Leading social media platforms have announced steps to block ‘praise, support and representation’ of white nationalism and separatism.
A Facebook ban will be handed to anyone flouting new rules. It will also apply on Instagram, owned by Facebook, and comes into force this week.
This development follows Facebook’s revised understanding that white nationalism can no longer be separated from white supremacy. It has also promised to enhance its ability to identify and block material from terrorist groups.
Meanwhile, those searching for offending terms will be signposted to a charity combatting far-right and extreme views.
As the BBC reports, Facebook has “come under pressure” since a man livestreamed an attack on two mosques in New Zealand. Prime Minister of New Zealand, Jacinda Arden, has said that social networks are “the publisher, not just the postman”.
Facebook previously allowed some white nationalist content, as it did not consider it racist. It was deemed to be on a par with expressions like ‘American pride’, and important to people’s identity.
Facebook ban white nationalism: Why now?
By means of a blog post titled ‘Standing Against Hate’, Facebook announced the ban on Wednesday March 27.
This type of content has “no place” on Facebook’s services, the post argued. It added: “Our policies have long prohibited hateful treatment of people based on characteristics such as race, ethnicity or religion — and that has always included white supremacy.
“We didn’t originally apply the same rationale to expressions of white nationalism and white separatism because we were thinking about broader concepts of nationalism and separatism — things like American pride and Basque separatism, which are an important part of people’s identity.
“But over the past three months our conversations with members of civil society and academics who are experts in race relations around the world have confirmed that white nationalism and white separatism cannot be meaningfully separated from white supremacy and organized hate groups.”
— Rich Klein (@RichKleinCrisis) March 27, 2019
The post added: “Our own review of hate figures and organizations – as defined by our Dangerous Individuals & Organizations policy – further revealed the overlap between white nationalism and white separatism and white supremacy.
“Going forward, while people will still be able to demonstrate pride in their ethnic heritage, we will not tolerate praise or support for white nationalism and white separatism.”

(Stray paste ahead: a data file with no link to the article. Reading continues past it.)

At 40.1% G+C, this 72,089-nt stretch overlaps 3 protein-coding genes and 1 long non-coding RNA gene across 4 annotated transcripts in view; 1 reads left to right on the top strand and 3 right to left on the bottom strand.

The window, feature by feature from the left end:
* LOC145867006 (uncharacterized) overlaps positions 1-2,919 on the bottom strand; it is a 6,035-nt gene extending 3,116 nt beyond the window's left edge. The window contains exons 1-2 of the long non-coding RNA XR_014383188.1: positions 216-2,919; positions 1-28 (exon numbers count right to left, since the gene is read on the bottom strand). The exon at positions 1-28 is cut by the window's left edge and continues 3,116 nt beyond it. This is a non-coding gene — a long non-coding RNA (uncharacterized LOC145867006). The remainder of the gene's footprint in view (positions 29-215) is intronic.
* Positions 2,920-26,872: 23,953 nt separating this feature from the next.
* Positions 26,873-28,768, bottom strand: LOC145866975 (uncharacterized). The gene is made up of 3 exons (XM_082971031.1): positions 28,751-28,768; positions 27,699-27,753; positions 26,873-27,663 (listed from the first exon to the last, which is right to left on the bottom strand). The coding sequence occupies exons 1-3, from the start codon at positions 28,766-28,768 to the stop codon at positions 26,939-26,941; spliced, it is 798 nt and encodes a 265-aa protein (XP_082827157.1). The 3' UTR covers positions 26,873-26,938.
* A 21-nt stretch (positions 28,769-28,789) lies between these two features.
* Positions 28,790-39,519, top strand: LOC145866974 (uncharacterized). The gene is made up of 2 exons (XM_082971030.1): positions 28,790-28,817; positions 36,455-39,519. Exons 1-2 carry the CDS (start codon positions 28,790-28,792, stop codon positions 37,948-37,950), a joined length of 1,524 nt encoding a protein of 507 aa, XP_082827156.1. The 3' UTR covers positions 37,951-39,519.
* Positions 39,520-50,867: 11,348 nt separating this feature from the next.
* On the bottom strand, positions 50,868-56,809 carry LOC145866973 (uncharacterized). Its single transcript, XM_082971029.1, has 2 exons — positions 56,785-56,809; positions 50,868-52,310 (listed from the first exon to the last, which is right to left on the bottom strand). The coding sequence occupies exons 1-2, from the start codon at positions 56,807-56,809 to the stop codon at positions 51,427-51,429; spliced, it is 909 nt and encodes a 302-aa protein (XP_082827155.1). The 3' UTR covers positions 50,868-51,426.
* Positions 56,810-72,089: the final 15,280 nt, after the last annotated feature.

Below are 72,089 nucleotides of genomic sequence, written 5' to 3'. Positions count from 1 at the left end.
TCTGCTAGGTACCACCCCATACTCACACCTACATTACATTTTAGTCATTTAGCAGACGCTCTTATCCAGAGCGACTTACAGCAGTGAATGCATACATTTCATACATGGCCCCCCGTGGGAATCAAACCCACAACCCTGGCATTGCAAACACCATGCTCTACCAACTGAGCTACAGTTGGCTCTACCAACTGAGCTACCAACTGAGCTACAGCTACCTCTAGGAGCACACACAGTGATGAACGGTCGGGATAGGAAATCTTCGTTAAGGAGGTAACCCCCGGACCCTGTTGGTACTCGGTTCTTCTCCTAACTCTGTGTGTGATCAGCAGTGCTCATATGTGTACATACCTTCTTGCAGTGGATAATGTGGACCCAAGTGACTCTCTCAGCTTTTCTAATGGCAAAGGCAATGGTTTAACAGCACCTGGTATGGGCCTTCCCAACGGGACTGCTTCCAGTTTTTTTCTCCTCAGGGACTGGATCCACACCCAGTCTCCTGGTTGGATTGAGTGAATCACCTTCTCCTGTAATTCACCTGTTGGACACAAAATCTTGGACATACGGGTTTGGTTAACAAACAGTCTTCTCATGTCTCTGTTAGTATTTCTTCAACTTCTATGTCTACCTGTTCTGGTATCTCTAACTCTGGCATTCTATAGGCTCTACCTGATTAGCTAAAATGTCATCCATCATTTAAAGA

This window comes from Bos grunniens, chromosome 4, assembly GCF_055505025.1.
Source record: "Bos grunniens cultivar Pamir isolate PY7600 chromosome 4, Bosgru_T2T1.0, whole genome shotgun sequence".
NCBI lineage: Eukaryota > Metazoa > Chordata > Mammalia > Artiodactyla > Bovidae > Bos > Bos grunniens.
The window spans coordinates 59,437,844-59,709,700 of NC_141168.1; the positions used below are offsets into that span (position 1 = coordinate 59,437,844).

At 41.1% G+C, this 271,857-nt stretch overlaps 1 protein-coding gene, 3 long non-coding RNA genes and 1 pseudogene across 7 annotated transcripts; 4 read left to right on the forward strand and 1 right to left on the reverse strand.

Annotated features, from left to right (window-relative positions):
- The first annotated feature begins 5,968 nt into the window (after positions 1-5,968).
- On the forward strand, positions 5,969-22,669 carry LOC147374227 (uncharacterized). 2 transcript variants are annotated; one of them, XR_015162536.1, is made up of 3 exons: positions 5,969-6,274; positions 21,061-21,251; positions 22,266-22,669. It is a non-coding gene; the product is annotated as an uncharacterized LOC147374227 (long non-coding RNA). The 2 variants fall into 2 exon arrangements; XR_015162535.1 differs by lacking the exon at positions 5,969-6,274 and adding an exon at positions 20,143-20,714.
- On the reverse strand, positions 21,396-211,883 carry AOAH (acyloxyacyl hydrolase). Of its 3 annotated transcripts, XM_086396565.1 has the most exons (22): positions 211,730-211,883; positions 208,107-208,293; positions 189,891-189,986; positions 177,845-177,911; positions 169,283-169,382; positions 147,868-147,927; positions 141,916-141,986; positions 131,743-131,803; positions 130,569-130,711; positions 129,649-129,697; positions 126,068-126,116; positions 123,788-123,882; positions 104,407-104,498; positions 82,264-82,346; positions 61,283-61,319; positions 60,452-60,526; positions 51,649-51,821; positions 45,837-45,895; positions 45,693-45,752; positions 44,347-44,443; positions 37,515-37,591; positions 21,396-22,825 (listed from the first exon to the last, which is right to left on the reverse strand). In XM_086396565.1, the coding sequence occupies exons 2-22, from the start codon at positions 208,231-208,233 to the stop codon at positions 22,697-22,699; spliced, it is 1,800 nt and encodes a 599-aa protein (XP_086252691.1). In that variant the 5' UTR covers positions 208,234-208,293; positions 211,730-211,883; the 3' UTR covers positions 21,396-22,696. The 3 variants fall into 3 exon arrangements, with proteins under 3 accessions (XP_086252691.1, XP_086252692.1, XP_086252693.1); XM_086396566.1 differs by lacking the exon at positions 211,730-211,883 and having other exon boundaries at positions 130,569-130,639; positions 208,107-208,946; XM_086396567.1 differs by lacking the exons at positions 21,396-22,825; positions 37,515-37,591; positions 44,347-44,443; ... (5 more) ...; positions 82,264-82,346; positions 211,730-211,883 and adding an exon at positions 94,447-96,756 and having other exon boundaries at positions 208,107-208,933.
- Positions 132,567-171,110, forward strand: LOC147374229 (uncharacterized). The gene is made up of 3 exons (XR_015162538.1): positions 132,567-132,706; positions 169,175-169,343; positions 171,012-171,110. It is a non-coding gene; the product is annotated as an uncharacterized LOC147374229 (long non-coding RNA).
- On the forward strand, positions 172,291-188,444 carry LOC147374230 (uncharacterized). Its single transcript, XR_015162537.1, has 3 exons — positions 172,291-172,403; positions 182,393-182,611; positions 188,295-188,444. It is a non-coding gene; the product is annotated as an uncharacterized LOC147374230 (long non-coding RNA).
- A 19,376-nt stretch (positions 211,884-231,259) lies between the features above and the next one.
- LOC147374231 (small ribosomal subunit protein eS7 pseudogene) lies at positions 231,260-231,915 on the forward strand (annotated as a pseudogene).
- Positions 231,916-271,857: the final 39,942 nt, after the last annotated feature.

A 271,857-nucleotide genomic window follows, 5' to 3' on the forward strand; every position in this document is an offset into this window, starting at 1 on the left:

Searches for terms associated with white supremacy will reportedly be redirected to Life After Hate’s Facebook page. Here people can find support, like education and outreach.
Improvement needed, admit Facebook
The social media giant admitted that it also needed to “get better and faster” at finding and removing hate.
“Over the past few years we have improved our ability to use machine learning and artificial intelligence to find material from terrorist groups,” it added. “Last fall, we started using similar tools to extend our efforts to a range of hate groups globally, including white supremacists.
“We’re making progress, but we know we have a lot more work to do.
NEW: Facebook has officially banned white nationalism and white separatism from its platform, calls the ideologies "inherently hateful" https://t.co/tPhX9AzWj6
— Jason Koebler (@jason_koebler) March 27, 2019
“Our efforts to combat hate don’t stop here. As part of today’s announcement, we’ll also start connecting people who search for terms associated with white supremacy to resources focused on helping people leave behind hate groups.
“People searching for these terms will be directed to Life After Hate, an organization founded by former violent extremists that provides crisis intervention, education, support groups and outreach.”
In summing up the blog post, Facebook concluded that unfortunately there will always be users who attempt to “game our systems” to spread hate.
Its challenge now, it says, is to “stay ahead”. Facebook will attempt to do this by evolving policies, working with experts and improving technologies.
“We are deeply committed and will share updates as this process moves forward,” added the post.
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